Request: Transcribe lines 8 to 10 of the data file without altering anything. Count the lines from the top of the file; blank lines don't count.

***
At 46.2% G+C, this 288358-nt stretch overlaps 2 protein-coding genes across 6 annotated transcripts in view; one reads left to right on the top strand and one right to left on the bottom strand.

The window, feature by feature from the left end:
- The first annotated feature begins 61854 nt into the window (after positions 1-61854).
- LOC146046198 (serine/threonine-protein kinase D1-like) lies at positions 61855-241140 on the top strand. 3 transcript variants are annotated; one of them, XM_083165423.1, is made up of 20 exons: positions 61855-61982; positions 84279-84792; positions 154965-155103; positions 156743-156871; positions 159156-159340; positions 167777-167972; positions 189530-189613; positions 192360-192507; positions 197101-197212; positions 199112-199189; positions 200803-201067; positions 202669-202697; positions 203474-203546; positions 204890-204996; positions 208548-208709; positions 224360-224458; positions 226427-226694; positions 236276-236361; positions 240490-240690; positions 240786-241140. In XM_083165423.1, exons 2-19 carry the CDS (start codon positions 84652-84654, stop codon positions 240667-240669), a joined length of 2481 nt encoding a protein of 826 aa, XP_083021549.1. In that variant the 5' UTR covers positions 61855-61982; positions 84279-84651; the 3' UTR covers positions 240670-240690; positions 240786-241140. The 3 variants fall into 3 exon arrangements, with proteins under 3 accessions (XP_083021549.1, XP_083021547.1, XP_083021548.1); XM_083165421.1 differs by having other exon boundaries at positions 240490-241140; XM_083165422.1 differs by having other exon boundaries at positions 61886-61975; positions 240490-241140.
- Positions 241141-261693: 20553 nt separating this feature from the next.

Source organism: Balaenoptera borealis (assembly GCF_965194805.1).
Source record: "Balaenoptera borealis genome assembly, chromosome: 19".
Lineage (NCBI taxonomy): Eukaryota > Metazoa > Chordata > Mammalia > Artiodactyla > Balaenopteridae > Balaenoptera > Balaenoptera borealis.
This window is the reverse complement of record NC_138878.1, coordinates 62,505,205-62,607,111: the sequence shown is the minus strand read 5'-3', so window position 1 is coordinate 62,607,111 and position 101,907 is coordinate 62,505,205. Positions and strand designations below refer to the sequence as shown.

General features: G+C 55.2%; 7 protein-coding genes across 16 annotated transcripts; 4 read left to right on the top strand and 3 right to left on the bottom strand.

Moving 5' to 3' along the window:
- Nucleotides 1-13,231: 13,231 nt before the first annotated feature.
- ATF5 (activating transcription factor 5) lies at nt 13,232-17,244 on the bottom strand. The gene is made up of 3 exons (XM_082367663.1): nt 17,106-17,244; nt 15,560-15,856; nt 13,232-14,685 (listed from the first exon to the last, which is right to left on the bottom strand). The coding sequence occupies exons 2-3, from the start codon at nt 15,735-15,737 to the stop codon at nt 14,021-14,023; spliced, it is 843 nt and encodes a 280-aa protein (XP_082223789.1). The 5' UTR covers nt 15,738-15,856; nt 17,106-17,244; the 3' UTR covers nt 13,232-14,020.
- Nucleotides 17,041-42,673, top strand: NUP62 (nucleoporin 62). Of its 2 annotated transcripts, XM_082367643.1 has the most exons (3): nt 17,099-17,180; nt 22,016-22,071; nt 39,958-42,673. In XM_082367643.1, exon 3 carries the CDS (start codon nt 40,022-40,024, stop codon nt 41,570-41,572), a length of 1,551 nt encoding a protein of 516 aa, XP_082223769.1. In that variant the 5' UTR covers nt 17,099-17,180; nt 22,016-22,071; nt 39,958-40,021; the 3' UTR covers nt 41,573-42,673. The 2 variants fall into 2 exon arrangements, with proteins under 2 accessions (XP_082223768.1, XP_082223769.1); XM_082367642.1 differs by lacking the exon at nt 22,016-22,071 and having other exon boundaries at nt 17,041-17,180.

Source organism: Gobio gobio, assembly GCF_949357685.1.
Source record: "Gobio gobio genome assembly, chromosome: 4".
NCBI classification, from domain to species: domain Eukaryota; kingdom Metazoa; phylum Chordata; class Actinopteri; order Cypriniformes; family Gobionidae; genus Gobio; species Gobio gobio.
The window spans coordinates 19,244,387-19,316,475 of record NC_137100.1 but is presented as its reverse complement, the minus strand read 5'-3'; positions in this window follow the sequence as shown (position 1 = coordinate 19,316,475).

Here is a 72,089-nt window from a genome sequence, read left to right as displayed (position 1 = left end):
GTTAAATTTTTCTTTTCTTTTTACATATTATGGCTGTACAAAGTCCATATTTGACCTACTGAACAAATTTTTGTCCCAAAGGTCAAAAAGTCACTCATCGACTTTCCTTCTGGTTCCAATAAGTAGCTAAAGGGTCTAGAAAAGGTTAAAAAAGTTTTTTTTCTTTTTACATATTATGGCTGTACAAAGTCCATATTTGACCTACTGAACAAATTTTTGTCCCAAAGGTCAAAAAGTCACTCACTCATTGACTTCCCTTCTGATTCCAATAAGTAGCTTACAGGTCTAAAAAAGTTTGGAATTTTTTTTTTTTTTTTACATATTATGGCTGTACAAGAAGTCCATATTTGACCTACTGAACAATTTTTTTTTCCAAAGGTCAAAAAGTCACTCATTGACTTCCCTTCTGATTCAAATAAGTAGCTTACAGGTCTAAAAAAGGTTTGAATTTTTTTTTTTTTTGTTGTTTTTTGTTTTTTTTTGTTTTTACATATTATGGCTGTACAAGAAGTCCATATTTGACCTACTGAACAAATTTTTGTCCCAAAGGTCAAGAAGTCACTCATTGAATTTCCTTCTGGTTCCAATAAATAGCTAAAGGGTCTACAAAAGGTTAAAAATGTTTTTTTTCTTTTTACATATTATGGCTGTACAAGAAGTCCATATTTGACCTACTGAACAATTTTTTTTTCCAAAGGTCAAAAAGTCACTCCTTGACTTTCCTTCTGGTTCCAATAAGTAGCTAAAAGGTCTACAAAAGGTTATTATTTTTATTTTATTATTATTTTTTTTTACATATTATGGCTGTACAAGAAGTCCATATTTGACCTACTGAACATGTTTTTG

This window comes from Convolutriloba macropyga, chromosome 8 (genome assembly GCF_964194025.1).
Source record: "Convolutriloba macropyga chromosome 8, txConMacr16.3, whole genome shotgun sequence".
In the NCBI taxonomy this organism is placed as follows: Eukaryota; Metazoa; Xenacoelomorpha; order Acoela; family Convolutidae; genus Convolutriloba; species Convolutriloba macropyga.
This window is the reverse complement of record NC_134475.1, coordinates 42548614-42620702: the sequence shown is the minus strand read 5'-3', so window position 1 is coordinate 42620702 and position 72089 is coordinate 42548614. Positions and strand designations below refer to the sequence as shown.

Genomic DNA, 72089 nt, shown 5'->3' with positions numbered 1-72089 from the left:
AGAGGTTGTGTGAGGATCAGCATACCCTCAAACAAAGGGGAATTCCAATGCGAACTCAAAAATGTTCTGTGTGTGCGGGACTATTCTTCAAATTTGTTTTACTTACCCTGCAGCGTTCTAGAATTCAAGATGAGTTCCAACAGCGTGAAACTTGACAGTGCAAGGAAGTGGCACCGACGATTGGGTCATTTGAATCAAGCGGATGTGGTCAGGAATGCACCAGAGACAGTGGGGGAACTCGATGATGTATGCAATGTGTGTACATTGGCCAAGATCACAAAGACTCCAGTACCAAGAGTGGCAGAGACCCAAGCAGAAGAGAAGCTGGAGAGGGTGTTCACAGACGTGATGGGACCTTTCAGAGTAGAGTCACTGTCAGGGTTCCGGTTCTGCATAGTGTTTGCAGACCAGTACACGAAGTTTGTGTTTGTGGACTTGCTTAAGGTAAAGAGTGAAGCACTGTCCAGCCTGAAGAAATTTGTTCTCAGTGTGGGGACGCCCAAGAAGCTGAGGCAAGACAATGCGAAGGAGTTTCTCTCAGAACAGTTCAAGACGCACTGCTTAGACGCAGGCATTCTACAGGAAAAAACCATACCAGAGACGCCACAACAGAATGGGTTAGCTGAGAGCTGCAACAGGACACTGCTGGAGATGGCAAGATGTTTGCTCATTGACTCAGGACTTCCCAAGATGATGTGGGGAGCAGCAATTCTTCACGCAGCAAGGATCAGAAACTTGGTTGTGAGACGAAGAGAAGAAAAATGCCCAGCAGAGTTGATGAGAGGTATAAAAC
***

Lineage (NCBI taxonomy): Eukaryota > Metazoa > Chordata > Mammalia > Artiodactyla > Balaenopteridae > Balaenoptera > Balaenoptera borealis.
This window is the reverse complement of record NC_138878.1, coordinates 62,505,205-62,607,111: the sequence shown is the minus strand read 5'-3', so window position 1 is coordinate 62,607,111 and position 101,907 is coordinate 62,505,205. Positions and strand designations below refer to the sequence as shown.

General features: G+C 55.2%; 7 protein-coding genes across 16 annotated transcripts; 4 read left to right on the top strand and 3 right to left on the bottom strand.